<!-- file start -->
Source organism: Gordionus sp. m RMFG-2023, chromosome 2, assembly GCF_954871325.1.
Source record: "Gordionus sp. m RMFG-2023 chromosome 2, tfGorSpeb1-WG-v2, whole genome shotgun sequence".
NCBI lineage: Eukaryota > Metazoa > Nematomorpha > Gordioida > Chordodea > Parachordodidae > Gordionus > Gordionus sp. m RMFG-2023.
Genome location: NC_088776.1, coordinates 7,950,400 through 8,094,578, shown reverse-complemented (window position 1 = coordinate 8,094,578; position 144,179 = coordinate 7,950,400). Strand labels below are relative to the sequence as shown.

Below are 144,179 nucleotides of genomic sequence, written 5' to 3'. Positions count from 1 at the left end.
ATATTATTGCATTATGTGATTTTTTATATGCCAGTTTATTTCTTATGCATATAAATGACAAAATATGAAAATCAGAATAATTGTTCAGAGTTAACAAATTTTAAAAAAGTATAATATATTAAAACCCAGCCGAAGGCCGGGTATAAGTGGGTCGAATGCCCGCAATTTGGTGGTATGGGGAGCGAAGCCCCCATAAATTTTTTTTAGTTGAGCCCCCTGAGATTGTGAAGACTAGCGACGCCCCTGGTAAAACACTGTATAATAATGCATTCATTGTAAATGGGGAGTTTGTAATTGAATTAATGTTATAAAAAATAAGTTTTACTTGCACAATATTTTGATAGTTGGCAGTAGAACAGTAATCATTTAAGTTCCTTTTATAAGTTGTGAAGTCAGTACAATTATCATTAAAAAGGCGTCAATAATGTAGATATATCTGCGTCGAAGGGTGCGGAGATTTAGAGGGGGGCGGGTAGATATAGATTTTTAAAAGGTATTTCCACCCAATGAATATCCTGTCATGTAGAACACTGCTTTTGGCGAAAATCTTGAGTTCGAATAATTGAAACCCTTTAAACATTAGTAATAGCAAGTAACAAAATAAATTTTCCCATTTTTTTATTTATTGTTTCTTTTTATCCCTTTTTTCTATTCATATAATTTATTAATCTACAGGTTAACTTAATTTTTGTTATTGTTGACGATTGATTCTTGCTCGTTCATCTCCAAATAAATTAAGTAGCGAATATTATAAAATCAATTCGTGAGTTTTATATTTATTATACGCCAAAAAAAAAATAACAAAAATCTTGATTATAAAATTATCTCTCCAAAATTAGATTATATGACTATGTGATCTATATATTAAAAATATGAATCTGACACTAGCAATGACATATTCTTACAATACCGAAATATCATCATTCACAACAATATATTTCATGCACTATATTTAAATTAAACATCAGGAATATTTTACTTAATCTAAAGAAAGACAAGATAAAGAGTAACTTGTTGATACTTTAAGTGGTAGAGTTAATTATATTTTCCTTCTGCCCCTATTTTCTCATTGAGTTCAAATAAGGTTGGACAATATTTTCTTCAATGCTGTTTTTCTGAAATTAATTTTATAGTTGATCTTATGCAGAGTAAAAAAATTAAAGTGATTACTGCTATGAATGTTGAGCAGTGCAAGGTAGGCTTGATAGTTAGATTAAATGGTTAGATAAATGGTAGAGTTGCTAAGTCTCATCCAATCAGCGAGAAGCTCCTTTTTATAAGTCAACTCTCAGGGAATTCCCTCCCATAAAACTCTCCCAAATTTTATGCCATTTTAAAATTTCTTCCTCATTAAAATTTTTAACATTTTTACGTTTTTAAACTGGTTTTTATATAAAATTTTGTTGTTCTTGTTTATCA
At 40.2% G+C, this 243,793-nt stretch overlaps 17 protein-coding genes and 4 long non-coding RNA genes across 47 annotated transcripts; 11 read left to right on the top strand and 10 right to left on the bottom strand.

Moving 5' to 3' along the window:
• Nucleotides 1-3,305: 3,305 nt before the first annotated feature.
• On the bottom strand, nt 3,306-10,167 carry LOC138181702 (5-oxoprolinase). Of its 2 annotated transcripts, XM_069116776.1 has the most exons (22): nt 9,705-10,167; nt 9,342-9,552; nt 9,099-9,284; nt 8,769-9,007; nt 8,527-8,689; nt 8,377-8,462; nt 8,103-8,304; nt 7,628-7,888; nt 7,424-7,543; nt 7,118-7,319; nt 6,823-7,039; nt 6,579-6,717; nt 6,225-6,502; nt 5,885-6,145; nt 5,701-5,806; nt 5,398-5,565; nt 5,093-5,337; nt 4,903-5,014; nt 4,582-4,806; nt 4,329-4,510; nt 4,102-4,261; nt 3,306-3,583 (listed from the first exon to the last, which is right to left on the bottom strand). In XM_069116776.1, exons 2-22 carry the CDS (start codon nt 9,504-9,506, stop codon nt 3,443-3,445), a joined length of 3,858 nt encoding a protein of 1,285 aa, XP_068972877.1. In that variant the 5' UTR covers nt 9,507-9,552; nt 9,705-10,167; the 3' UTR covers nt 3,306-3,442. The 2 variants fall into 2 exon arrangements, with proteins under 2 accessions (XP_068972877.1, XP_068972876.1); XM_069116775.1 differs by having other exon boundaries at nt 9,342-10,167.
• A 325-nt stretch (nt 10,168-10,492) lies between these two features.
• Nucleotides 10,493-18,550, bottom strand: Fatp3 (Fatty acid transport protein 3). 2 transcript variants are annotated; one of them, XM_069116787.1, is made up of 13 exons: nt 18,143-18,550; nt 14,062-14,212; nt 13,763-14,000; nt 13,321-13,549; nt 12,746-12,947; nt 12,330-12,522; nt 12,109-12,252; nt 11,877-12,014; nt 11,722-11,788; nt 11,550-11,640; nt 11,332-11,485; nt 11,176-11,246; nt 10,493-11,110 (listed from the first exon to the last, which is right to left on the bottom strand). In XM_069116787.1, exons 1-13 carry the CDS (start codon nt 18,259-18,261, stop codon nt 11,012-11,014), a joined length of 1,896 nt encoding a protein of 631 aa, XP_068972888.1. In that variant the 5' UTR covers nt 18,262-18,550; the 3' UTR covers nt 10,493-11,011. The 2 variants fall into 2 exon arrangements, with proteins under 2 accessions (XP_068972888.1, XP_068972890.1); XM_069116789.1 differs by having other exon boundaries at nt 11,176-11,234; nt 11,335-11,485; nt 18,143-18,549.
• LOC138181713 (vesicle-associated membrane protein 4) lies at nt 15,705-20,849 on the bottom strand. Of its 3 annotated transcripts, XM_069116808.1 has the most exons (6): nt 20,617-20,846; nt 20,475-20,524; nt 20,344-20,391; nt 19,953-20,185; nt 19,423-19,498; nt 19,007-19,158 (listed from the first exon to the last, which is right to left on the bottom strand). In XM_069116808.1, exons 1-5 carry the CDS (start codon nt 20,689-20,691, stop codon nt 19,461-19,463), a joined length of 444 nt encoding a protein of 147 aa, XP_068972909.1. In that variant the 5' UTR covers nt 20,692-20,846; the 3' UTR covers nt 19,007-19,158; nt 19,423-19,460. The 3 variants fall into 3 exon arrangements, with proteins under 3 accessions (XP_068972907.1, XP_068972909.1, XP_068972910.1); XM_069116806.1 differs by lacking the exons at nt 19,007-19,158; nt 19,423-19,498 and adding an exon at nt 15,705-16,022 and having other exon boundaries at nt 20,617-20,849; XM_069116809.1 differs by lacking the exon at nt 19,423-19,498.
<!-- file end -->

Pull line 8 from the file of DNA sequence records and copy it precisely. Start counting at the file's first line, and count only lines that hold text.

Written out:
Moving 5' to 3' along the window: